Citation Scheme:

        

Citations by CSL (citeproc-js)

Usage Statistics

Share

Embed

Customize your widget with the following options, then copy and paste the code below into the HTML of your page to embed this item in your website.
                        
                            <div id="ubcOpenCollectionsWidgetDisplay">
                            <script id="ubcOpenCollectionsWidget"
                            src="{[{embed.src}]}"
                            data-item="{[{embed.item}]}"
                            data-collection="{[{embed.collection}]}"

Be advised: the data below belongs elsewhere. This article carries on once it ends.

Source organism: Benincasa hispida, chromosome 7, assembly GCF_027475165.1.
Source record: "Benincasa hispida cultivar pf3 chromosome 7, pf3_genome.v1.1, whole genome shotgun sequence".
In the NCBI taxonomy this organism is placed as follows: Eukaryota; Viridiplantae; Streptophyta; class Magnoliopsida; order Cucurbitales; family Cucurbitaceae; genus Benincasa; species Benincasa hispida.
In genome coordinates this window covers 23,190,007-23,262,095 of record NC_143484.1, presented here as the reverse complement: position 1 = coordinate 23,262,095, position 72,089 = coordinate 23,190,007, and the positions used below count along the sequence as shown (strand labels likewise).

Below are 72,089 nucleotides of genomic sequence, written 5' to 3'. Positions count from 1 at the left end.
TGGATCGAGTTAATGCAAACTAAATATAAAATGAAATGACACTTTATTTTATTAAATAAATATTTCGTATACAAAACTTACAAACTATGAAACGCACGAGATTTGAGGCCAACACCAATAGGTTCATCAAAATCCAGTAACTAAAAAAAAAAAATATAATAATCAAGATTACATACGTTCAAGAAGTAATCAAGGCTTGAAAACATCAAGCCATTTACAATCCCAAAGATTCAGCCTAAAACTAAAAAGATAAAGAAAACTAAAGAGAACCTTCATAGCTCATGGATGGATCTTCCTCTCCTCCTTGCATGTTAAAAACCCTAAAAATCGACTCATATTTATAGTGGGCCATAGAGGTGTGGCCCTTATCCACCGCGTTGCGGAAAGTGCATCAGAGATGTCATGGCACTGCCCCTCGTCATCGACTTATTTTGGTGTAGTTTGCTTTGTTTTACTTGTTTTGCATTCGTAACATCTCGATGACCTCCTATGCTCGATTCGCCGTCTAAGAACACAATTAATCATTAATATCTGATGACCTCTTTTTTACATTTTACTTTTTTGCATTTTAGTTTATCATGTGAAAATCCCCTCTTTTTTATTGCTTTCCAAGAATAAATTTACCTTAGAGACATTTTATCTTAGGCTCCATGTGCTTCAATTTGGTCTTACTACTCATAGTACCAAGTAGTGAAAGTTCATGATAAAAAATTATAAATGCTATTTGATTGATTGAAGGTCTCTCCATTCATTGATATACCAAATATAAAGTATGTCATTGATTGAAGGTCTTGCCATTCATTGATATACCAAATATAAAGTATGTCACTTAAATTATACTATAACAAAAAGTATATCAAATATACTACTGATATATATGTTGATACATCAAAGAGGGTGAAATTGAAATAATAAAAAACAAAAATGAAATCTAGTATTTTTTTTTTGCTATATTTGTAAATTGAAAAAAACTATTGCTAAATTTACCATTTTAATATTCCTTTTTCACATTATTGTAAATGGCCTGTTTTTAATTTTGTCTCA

data-metadata="{[{embed.showMetadata}]}"
                            data-width="{[{embed.width}]}"
                            async >
                            </script>
                            </div>
                        
                    
IIIF logo Our image viewer uses the IIIF 2.0 standard. To load this item in other compatible viewers, use this url:
https://iiif.library.ubc.ca/presentation/dsp.24.1-0166783/manifest

Comment

Related Items